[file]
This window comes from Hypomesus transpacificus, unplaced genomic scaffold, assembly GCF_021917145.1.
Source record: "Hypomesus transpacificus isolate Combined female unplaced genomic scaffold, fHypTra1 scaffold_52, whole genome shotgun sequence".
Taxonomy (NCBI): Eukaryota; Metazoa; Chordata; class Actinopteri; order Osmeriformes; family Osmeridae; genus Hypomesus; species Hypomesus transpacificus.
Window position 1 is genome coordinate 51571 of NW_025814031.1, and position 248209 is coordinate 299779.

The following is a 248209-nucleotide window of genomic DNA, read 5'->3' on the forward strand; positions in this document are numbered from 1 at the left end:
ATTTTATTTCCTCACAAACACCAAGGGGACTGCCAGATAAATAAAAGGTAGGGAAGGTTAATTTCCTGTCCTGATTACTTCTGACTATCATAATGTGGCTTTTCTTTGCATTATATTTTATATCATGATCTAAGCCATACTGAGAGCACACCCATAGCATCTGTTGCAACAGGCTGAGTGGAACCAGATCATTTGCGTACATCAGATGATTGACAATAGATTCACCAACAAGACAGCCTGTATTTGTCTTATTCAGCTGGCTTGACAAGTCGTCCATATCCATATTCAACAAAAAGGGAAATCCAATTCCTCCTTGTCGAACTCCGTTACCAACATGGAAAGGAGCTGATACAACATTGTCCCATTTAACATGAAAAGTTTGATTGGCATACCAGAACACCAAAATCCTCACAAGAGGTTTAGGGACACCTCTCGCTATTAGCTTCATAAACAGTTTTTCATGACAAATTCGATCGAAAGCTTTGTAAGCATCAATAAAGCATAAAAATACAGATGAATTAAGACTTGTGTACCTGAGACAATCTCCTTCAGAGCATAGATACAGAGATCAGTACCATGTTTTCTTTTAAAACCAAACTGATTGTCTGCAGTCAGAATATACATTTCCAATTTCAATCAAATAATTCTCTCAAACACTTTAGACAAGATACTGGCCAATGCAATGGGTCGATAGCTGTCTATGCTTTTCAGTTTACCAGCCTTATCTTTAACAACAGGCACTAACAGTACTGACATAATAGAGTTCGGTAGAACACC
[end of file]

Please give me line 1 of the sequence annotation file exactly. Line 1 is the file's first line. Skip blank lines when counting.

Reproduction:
This window comes from Hypomesus transpacificus, unplaced genomic scaffold, assembly GCF_021917145.1.